There’s something pretty dull about when you’re back in your home country and the typical office lunch in Pret a Manger, I’m really not a fan. When I’m working I really need a break from the office midway through the day for something different. Well I’m pretty lucky because around the corner from my office I have Eat St. Wednesday through Friday a host of different vendors serving anything from Indian style burger wraps to Vietnamese Banh Mi and Mexican Burritos descend in the middle of a building site between King’s Cross and St Pancras stations.

The best of these has to be “The Ribman”. Serving up soft, succulent pork ribs pulled off the bone and put in a roll or a wrap it is simply amazing. To top it off, it is served with barbecue sauce Texans would be jealous of as well as his own special “Holy Fuck” sauce. It pretty much does as it says on the tin, packed with the hottest Scotch Bonnet and Naga chillies it really does make you say “Holy Fuck that’s hot!” 

Good feed!

For any Londoners, I strongly recommend a visit. Thursday is rib day! It’s one thing I’m going to miss when I go travelling.

The above is by no means an exclusive list of the best street food, just some of my favourites, leave a comment with your best suggestions. I’ll keep you posted with the best street food I come across in Cuba, Canada, Central & South America!

3 thoughts on “Best things about travelling: Street Food

  1. Street food in general never does me wrong. Even if you were gung-ho about your McDonalds etc… steet food besides being local to the country ends up being sometimes half as cheap. Unless in your in Australia, England or America it seems.

    Perhaps Doner Kebabs are the new universal “cheap food”. Its always fascinating seeing how the big International fast food chains co-opt the local taste with offerings like the Rice Patty Big Macs.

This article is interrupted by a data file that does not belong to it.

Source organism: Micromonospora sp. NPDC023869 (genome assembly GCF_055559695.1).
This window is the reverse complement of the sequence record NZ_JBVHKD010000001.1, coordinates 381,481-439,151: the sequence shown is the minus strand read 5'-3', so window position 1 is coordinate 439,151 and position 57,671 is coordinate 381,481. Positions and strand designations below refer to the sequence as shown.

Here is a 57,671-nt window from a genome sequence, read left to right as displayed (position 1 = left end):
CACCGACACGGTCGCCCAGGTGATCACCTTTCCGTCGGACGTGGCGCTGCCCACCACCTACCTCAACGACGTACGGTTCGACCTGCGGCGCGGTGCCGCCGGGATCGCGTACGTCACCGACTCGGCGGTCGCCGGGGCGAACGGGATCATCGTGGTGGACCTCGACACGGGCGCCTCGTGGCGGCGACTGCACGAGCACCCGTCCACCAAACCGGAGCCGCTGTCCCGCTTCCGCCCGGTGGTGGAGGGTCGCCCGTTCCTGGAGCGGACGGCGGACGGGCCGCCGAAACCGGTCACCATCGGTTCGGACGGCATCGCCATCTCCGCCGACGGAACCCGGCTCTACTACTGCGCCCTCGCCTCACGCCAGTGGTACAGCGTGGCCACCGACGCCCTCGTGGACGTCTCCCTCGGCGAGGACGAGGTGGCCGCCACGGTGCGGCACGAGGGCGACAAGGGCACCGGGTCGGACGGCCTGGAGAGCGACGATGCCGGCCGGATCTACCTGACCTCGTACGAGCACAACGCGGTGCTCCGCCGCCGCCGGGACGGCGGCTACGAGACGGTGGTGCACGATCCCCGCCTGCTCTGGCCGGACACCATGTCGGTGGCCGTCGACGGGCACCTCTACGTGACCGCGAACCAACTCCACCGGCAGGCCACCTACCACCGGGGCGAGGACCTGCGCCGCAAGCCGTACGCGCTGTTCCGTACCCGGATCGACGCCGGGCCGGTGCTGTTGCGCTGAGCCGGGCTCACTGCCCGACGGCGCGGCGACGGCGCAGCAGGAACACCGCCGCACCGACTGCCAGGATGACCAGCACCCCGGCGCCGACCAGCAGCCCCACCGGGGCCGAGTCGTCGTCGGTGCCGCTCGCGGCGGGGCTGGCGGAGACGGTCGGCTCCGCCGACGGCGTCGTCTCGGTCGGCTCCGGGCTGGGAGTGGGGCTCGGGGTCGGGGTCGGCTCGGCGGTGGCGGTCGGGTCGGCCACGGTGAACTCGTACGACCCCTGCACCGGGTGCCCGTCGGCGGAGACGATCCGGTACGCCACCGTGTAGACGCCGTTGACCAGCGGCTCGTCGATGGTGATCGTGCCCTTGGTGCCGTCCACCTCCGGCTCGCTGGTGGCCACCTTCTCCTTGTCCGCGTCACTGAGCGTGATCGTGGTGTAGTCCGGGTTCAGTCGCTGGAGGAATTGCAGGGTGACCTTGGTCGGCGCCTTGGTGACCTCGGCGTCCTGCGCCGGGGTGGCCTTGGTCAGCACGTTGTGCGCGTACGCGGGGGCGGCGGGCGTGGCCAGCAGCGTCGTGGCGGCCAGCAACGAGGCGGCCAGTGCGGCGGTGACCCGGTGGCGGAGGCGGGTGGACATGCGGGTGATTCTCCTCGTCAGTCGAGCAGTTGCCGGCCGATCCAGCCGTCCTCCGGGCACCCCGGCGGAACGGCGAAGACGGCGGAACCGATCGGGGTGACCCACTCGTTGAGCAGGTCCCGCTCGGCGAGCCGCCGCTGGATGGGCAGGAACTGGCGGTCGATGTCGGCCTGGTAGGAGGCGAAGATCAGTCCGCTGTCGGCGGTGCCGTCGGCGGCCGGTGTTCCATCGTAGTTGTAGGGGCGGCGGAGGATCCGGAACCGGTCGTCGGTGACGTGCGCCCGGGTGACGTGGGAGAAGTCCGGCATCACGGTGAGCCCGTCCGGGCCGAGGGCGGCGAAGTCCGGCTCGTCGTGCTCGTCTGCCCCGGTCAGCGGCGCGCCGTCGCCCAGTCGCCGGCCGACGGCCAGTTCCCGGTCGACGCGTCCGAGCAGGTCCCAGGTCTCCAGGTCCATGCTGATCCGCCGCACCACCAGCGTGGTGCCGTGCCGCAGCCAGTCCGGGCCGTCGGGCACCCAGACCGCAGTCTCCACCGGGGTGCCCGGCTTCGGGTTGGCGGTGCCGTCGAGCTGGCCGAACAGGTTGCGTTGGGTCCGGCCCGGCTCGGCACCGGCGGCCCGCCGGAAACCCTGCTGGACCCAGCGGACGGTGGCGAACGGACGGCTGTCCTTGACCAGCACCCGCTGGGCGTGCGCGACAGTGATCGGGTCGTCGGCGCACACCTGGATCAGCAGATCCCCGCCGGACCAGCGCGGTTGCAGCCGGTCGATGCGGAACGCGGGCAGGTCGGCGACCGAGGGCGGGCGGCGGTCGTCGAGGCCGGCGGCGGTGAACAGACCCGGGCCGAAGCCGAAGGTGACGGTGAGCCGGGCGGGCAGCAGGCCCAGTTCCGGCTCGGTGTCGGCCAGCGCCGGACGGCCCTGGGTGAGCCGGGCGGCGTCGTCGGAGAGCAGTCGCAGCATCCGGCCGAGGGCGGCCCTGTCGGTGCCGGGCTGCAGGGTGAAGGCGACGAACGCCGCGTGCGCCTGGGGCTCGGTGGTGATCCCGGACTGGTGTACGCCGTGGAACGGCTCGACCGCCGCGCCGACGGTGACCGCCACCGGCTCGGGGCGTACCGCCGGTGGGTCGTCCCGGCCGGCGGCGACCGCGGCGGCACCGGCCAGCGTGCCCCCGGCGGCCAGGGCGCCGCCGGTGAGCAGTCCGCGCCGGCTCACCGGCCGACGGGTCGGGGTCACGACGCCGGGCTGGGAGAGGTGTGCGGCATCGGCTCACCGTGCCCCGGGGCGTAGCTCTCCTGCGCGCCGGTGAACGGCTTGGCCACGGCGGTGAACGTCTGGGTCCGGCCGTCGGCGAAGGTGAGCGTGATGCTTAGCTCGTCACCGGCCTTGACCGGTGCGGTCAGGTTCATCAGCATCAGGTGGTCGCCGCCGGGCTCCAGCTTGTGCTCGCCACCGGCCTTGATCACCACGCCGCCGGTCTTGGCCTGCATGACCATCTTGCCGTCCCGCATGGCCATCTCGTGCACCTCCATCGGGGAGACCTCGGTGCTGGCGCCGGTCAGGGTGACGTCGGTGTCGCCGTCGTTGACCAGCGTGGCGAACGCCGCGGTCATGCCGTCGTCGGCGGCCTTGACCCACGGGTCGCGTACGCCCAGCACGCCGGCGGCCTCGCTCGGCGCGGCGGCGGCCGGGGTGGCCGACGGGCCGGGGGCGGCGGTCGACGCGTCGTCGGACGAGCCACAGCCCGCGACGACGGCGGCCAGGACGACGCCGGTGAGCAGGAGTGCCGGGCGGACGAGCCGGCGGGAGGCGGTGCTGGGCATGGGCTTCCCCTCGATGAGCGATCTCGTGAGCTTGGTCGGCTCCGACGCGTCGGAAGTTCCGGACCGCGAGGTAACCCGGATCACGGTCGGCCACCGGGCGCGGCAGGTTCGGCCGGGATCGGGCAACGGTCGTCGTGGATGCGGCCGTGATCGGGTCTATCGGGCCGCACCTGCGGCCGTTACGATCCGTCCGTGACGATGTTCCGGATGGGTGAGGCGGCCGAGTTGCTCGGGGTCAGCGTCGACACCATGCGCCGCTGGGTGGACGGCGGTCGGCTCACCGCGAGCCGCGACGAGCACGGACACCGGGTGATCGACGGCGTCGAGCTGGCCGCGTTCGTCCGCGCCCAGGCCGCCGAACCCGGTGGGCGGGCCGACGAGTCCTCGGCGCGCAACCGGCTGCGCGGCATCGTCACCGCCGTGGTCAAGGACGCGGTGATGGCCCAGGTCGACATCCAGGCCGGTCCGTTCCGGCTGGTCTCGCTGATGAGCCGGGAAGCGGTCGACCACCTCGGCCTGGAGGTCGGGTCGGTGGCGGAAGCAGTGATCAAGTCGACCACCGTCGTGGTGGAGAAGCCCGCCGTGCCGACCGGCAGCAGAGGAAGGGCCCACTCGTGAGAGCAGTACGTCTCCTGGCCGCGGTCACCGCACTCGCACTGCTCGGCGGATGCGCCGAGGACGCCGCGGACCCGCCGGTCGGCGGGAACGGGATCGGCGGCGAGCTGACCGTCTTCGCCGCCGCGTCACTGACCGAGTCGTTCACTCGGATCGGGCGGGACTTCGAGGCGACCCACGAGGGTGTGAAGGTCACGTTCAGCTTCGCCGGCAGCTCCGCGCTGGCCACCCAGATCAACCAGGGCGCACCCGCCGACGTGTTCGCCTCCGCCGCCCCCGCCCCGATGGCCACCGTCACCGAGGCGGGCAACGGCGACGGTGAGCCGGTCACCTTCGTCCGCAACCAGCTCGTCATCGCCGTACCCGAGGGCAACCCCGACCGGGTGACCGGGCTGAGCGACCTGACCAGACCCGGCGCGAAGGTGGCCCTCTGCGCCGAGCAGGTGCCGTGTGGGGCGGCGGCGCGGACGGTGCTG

2. I agree with you. Street foods are very interesting, diverse and often reflects the culture and economy of the place they’re sold at. For travellers, it’s a must-not-miss activity when visiting new places. Another bonus is that you get to know interesting stories of the place and its people by chatting with the vendors and customers. A warning though, street foods are not for anybody with a weak stomach, squimish, afraid of germs or simply unadventurous.

    If you ever visit the Philippines I suggest the following street foods:
    (WARNING: iron cast stomach required)

    Balut – boiled duck embryo, eaten with a bit of salt and chili vinegar
    Isaw – grilled chicken or pork intestines
    Betamax or Dugo – grilled pig’s blood
    Tenga – grilled pig’s ear
    Helmet & Adidas – grilled chicken head & feet
    Green Mango with Bagoong – unripe mango slice topped with fish paste, sometimes with chili
    Kokak – sautéd frog
    Suso – snails cooked in coconut milk (pick snail meat with a toothpick)
    Kamaru – stir fried crickets
    Uok – sautéd grub
    Sisig – pig’s cheeks
    Papaitan – bitter soup with pig, beef or goat innards

    There are many more for the food adventurers to try, so visit the Philippines and dare to taste =)

  3. Street foods are always an attraction for me; not only it is cheap , it gives a taste of local culture too.
    When I was in Vienna I always depended on Street Food esp. the Big hot dogs. But the tastiest food I ever liked is Thattu Dosa available in Kerala, India. ( Dosa is a mix of Rice and Urudu dal- make like pan cake). Dosa is served with Coconut chutney and an Omlette. All are prepared on the way side in front of you and served hot. It is very cheap too and filling. You can have any number of Dosas as your stomach permits. Many visitors have their dinner at this wayside make shift Kiosks ( Open mmostly in the evenings till late night). If you ever travel to that side don’t miss.
    Vijoy Alexander